Choosing your EDC gear should be a matter more of what works for you, more than what someone else thinks you should have. It will depend on the kind of job you have, where you live, and what you are most likely to experience the most often. That’s not to say you shouldn’t listen to suggestions what to carry, as it can give you ideas on how to improve on your gear.

For example these items are very common and a good start for carrying on you.

  • A multi tool with knife, pliers, and screw drivers or a swiss army knife
  • Folding knife
  • If you have a concealed carry permit a pistol and a backup magazine for it (jams always happen when you don’t want them) .
  • Small high powered flashlight that can fit on a keychain or in your pocket.
  • USB thumb drive (great for whenever someone has a file you would like, and you want to be sure you get it)
  • Lighter or pocket torch
  • Camera (Just think of all the picture chances you miss everyday)

Those are just a few suggestions, and several of them could even be combined. There are swiss army knives now that have flashlights and USB thumb drives built into them. However just like we mentioned it is sometimes best to not combine items and to keep some separate.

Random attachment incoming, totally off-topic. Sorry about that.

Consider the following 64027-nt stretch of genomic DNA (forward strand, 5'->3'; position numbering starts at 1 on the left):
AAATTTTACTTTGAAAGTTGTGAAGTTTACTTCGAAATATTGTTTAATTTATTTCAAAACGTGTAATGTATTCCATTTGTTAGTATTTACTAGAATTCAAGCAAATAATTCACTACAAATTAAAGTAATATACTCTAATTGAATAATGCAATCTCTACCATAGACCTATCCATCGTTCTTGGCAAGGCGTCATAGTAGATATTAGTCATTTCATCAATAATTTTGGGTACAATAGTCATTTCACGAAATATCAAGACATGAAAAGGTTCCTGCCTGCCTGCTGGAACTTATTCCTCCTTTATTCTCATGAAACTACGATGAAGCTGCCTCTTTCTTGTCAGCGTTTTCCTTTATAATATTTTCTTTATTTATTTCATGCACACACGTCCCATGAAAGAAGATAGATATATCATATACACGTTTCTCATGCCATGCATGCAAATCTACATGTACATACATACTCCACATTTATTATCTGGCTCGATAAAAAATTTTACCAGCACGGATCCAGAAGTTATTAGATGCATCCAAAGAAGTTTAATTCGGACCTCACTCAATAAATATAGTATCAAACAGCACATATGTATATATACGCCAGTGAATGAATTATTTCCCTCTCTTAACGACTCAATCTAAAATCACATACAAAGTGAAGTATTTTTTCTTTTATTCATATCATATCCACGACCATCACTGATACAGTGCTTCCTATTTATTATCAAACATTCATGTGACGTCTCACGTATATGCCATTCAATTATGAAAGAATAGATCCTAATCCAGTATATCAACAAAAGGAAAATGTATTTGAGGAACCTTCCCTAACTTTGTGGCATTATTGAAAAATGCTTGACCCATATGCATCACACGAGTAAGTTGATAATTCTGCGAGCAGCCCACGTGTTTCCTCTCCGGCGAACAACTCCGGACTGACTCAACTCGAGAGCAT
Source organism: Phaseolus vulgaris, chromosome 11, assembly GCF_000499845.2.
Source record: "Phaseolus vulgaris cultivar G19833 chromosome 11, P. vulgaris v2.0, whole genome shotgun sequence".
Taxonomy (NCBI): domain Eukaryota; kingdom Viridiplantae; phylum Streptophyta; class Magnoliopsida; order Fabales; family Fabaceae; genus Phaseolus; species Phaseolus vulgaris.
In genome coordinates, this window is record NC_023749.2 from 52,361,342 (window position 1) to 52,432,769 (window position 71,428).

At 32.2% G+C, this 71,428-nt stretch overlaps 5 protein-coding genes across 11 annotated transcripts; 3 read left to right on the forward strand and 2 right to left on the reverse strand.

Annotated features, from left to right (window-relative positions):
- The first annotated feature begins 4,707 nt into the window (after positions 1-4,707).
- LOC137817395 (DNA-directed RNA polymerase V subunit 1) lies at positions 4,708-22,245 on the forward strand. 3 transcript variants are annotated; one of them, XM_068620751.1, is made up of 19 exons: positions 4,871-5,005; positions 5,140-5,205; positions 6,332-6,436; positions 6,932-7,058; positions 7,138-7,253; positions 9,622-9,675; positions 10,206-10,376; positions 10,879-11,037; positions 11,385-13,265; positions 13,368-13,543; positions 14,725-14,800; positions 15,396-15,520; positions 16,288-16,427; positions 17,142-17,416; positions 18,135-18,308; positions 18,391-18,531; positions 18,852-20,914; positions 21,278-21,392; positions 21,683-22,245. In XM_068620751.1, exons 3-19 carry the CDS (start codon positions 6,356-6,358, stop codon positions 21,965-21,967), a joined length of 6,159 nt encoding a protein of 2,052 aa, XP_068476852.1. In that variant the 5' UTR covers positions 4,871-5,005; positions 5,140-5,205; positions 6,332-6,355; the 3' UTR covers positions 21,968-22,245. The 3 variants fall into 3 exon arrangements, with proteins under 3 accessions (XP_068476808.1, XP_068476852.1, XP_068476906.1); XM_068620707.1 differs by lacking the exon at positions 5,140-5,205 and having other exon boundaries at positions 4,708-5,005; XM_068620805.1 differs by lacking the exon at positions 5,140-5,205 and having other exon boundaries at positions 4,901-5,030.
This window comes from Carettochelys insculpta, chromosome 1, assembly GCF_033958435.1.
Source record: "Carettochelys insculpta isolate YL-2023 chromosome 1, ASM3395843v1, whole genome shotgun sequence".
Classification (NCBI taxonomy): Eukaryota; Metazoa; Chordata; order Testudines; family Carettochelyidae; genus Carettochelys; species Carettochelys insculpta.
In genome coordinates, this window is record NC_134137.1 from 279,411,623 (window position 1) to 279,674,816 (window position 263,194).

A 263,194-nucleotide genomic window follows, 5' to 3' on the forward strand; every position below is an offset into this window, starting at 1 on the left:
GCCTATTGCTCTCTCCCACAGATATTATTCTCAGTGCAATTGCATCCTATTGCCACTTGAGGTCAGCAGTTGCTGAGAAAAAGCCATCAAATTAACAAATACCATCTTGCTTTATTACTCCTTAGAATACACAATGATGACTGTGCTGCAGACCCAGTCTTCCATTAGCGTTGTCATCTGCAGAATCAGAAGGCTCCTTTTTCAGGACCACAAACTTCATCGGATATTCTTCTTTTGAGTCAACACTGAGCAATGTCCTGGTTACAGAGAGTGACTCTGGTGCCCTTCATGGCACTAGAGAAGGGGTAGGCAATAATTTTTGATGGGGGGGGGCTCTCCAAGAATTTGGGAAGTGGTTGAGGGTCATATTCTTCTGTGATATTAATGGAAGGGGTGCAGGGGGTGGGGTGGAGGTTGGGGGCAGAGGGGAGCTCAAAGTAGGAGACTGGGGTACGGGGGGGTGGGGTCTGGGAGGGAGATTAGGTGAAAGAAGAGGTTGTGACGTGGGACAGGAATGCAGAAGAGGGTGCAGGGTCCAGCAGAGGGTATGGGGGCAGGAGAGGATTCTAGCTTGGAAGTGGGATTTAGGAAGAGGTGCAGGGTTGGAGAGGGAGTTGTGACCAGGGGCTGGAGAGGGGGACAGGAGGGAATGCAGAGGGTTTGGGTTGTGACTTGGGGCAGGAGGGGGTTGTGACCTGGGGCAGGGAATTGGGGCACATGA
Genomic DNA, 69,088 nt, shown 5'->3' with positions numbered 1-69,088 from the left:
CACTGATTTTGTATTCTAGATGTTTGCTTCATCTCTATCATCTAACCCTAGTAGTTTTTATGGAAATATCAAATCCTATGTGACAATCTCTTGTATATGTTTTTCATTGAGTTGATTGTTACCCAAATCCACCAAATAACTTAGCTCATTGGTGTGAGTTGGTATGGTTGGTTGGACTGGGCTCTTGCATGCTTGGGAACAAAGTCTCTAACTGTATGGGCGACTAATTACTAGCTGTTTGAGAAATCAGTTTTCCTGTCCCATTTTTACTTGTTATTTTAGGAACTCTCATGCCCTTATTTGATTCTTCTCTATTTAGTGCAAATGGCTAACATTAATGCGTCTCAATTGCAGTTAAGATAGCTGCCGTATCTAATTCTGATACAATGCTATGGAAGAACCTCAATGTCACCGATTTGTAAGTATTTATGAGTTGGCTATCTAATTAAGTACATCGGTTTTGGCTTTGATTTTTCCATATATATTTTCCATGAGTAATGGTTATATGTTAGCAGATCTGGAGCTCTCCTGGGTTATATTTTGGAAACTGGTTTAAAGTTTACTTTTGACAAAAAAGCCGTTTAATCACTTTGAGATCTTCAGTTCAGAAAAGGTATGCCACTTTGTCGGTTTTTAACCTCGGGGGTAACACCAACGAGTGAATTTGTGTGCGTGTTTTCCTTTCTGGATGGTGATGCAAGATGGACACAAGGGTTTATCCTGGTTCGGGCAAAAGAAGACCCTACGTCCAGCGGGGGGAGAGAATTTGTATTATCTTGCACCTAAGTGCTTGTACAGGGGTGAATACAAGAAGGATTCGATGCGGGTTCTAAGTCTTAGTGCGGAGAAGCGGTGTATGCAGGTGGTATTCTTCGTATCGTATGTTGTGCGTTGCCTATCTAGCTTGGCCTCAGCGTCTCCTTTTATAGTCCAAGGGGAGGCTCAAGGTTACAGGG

Which brings us to why we have this article, a gentlemen the other day that had a small pack that weighed a good 5 to 10lbs stuffed full of gear. He had two of just about everything in it, lighters, flashlights, batteries for the flashlights, two full size knives, two magazines, lighter fluid, paracord, water bottles, the list just kept going. He was saying he carried all of that with him everywhere he goes, work, home, shopping, even chores around the house. Of course his logic was that if one thing broke or stopped working he would have a backup. We joked about it a bit, but what he really had was the start of a small survival kit more than everyday carry equipment. Sure things will break and wear down, but these are every day carry items, you know when they are wearing out before they break. There is no need to carry on you extra batteries, lighter fluid, and two of everything (the only exception reasonable is self defense items) because once you turn your EDC gear into a pack. You aren’t really carrying it, so much as hauling it around.